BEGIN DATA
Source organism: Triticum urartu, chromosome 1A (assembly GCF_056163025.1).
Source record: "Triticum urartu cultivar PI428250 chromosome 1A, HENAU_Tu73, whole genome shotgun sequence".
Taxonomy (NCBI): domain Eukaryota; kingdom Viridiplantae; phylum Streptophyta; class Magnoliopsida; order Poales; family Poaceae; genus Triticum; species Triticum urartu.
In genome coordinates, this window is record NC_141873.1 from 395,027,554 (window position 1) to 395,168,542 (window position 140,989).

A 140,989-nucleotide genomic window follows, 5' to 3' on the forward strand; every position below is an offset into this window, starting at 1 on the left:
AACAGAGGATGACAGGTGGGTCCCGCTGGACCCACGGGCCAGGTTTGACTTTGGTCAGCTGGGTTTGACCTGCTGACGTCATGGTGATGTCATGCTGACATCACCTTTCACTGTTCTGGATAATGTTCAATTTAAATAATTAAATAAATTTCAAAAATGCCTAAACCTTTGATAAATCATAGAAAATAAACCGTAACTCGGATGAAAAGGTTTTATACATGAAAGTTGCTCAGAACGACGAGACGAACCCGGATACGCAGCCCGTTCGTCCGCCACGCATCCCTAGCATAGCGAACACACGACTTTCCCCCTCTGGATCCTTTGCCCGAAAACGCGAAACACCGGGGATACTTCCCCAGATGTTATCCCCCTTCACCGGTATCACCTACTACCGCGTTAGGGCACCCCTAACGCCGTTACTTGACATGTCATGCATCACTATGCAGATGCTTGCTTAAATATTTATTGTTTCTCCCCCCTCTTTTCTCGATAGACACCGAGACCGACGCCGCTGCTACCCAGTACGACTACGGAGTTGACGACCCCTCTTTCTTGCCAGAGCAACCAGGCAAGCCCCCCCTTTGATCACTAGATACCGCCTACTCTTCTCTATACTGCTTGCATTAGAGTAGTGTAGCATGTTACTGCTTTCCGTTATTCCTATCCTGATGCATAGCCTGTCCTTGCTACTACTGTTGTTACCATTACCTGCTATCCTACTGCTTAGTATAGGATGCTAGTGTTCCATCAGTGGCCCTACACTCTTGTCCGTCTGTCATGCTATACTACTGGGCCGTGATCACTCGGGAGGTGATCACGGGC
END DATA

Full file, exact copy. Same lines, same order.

Source organism: Triticum urartu, chromosome 1A (assembly GCF_056163025.1).
Source record: "Triticum urartu cultivar PI428250 chromosome 1A, HENAU_Tu73, whole genome shotgun sequence".
Taxonomy (NCBI): domain Eukaryota; kingdom Viridiplantae; phylum Streptophyta; class Magnoliopsida; order Poales; family Poaceae; genus Triticum; species Triticum urartu.
In genome coordinates, this window is record NC_141873.1 from 395,027,554 (window position 1) to 395,168,542 (window position 140,989).

A 140,989-nucleotide genomic window follows, 5' to 3' on the forward strand; every position below is an offset into this window, starting at 1 on the left:
AACAGAGGATGACAGGTGGGTCCCGCTGGACCCACGGGCCAGGTTTGACTTTGGTCAGCTGGGTTTGACCTGCTGACGTCATGGTGATGTCATGCTGACATCACCTTTCACTGTTCTGGATAATGTTCAATTTAAATAATTAAATAAATTTCAAAAATGCCTAAACCTTTGATAAATCATAGAAAATAAACCGTAACTCGGATGAAAAGGTTTTATACATGAAAGTTGCTCAGAACGACGAGACGAACCCGGATACGCAGCCCGTTCGTCCGCCACGCATCCCTAGCATAGCGAACACACGACTTTCCCCCTCTGGATCCTTTGCCCGAAAACGCGAAACACCGGGGATACTTCCCCAGATGTTATCCCCCTTCACCGGTATCACCTACTACCGCGTTAGGGCACCCCTAACGCCGTTACTTGACATGTCATGCATCACTATGCAGATGCTTGCTTAAATATTTATTGTTTCTCCCCCCTCTTTTCTCGATAGACACCGAGACCGACGCCGCTGCTACCCAGTACGACTACGGAGTTGACGACCCCTCTTTCTTGCCAGAGCAACCAGGCAAGCCCCCCCTTTGATCACTAGATACCGCCTACTCTTCTCTATACTGCTTGCATTAGAGTAGTGTAGCATGTTACTGCTTTCCGTTATTCCTATCCTGATGCATAGCCTGTCCTTGCTACTACTGTTGTTACCATTACCTGCTATCCTACTGCTTAGTATAGGATGCTAGTGTTCCATCAGTGGCCCTACACTCTTGTCCGTCTGTCATGCTATACTACTGGGCCGTGATCACTCGGGAGGTGATCACGGGC